\begin{align} \left.\frac{d\bar{C}_B}{dq}\right|_{q^*} = \frac{V k_A C_{A,f}}{(q^* + V k_A)(q^* + Vk_B)} - \frac{q^* V k_A C_{A,f}}{(q^* + V k_A)^2(q^* + Vk_B)} - \frac{q^* V k_A C_{A,f}}{(q^* + V k_A)(q^* + Vk_B)^2} = 0 \end{align}

Clearing out the non-negative common factors yields

\begin{align} 1 - \frac{q^*}{(q^* + V k_A)} - \frac{q^*}{(q^* + Vk_B)} = 0 \end{align}

and multiplying by the non-negative denominators produces

\begin{align} {q^*}^2 + q^*V(k_A + k_B) + V^2k_Ak_B - q^*(q^* + Vk_B) - q^*(q^* + Vk_A) = 0 \end{align}

Expanding these expressions followed by arithmetic cancelations gives the final result

\begin{align} q^* = V\sqrt{k_Ak_B} \end{align}

which shows the optimal dilution rate, $\frac{q^*}{V}$, is equal the geomtric mean of the rate constants.

In [6]:
V = 40     # liters
kA = 0.5   # 1/min
kB = 0.1   # l/min
CAf = 2.0  # moles/liter

qmax = V*np.sqrt(kA*kB)
CBmax = cstr(qmax)
print('Flowrate at maximum CB = ', qmax, 'liters per minute.')
print('Maximum CB =', CBmax, 'moles per liter.')
print('Productivity = ', qmax*CBmax, 'moles per minute.')

Flowrate at maximum CB =  8.94427190999916 liters per minute.
Maximum CB = 0.9549150281252629 moles per liter.
Productivity =  8.541019662496845 moles per minute.


## 6.1.5 Numerical solution with Pyomo¶

This problem can also be solved using Pyomo to create a model instance. First we make sure that Pyomo and ipopt are installed, then we proceed with the model specification and solution.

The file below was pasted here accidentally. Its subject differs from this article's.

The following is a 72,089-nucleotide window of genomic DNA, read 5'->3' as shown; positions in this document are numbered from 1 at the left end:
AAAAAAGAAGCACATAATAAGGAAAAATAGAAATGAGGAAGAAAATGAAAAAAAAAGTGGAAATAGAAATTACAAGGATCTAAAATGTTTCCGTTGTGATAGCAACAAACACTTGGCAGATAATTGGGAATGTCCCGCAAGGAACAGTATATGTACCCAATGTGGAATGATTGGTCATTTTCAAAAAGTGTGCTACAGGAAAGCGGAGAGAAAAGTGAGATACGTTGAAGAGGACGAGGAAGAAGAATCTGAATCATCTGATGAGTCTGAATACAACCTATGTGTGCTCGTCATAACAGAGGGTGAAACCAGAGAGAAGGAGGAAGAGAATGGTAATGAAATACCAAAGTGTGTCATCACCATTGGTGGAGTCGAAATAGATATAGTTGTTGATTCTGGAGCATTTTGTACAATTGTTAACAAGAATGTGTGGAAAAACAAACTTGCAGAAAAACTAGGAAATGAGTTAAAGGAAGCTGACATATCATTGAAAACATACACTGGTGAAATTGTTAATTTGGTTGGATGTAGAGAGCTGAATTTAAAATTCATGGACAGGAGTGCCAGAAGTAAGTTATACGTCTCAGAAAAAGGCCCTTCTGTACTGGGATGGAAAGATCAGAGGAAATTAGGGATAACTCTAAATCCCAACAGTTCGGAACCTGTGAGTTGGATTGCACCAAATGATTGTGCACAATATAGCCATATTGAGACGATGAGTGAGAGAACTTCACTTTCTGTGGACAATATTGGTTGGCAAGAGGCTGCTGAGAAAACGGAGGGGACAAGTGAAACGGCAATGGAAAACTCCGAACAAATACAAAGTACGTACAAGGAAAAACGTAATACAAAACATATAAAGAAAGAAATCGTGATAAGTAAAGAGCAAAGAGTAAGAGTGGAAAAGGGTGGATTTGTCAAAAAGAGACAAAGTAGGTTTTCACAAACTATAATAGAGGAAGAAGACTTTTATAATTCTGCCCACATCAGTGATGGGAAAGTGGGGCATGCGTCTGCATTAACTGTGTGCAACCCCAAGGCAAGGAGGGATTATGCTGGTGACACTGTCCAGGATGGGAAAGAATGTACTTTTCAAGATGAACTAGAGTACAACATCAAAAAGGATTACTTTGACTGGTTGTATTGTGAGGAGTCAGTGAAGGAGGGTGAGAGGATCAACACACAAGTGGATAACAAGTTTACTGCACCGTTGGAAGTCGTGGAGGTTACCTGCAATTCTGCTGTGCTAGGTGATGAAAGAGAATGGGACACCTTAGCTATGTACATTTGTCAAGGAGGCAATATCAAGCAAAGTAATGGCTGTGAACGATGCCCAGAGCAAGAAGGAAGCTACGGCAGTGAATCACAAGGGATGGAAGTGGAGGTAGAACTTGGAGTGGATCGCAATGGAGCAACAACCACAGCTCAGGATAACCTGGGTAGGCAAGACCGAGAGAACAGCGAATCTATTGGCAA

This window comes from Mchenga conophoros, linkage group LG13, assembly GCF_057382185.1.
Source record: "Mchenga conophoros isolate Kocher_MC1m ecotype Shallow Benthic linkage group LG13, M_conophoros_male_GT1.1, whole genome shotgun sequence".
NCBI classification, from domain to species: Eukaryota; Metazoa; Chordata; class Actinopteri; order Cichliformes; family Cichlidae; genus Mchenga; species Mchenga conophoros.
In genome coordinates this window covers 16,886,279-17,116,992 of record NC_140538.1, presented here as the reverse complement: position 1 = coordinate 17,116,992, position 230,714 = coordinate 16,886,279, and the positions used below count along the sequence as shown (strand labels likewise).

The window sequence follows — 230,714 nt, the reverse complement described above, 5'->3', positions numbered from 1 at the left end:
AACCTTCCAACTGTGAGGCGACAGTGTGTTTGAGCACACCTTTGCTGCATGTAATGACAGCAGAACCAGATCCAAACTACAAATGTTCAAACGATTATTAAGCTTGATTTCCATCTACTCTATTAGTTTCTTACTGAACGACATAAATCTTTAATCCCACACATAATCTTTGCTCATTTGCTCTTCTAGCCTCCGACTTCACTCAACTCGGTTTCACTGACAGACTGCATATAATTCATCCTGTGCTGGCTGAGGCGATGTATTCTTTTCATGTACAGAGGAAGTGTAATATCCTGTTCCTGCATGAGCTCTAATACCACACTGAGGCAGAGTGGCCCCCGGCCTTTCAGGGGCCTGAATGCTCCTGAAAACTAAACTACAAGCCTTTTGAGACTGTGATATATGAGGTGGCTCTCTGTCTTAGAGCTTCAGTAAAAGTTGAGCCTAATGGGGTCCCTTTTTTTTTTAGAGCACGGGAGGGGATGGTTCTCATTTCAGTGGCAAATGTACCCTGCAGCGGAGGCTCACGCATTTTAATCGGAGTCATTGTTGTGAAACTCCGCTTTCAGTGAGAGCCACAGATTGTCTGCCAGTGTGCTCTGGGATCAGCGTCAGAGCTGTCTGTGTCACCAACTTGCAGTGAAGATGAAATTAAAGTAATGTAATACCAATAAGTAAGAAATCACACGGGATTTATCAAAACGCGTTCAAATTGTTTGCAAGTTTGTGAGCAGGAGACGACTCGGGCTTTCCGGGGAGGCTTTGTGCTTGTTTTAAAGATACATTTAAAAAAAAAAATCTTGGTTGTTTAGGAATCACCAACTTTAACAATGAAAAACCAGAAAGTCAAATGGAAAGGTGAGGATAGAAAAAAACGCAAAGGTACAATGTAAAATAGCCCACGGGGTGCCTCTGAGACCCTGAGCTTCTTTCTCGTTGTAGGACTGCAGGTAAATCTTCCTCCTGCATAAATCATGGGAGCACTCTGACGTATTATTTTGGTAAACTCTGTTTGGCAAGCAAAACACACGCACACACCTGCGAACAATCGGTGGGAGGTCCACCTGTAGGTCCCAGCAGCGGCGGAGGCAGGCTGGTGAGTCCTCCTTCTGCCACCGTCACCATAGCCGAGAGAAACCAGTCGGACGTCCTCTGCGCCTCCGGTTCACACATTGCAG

In [8]:
V = 40     # liters
kA = 0.5   # 1/min
kB = 0.1   # l/min
CAf = 2.0  # moles/liter

# create a model instance
m = ConcreteModel()

# create the decision variable
m.q = Var(domain=NonNegativeReals)

# create the objective
m.CBmax = Objective(expr=m.q*V*kA*CAf/(m.q + V*kB)/(m.q + V*kA), sense=maximize)

# solve using the nonlinear solver ipopt
SolverFactory('ipopt').solve(m)

# print solution
print('Flowrate at maximum CB = ', m.q(), 'liters per minute.')
print('Maximum CB =', m.CBmax(), 'moles per liter.')
print('Productivity = ', m.q()*m.CBmax(), 'moles per minute.')

Flowrate at maximum CB =  8.944271964904422 liters per minute.
Maximum CB = 0.9549150281252627 moles per liter.
Productivity =  8.541019714926705 moles per minute.


One advantage of using Pyomo for solving problems like these is that you can reduce the amount of algebra needed to prepare the problem for numerical solution. This not only minimizes your work, but also reduces possible sources of error in your solution.

In this example, the steady-state equations are

\begin{align} 0 & = q(C_{A,f} - \bar{C}_A) - V k_A \bar{C}_A \\ 0 & = - q \bar{C}_B + V k_A \bar{C}_A - V k_B \bar{C}_B \end{align}

with unknowns $C_B$ and $C_A$. The modeling strategy is to introduce variables for the flowrate $q$ and these unknowns, and introduce the steady state equations as constraints.

In [9]:
V = 40     # liters
kA = 0.5   # 1/min
kB = 0.1   # l/min
CAf = 2.0  # moles/liter

# create a model instance
m = ConcreteModel()

# create the decision variable
m.q  = Var(domain=NonNegativeReals)
m.CA = Var(domain=NonNegativeReals)
m.CB = Var(domain=NonNegativeReals)

# equations as constraints
m.eqn = ConstraintList()
m.eqn.add(0 == m.q*(CAf - m.CA) - V*kA*m.CA)
m.eqn.add(0 == -m.q*m.CB + V*kA*m.CA - V*kB*m.CB)

# create the objective
m.CBmax = Objective(expr=m.CB, sense=maximize)

# solve using the nonlinear solver ipopt
SolverFactory('ipopt').solve(m)

# print solution
print('Flowrate at maximum CB = ', m.q(), 'liters per minute.')
print('Maximum CB =', m.CBmax(), 'moles per liter.')
print('Productivity = ', m.q()*m.CBmax(), 'moles per minute.')

Flowrate at maximum CB =  8.944272002876572 liters per minute.
Maximum CB = 0.9549150281377387 moles per liter.
Productivity =  8.54101975129847 moles per minute.

In [ ]: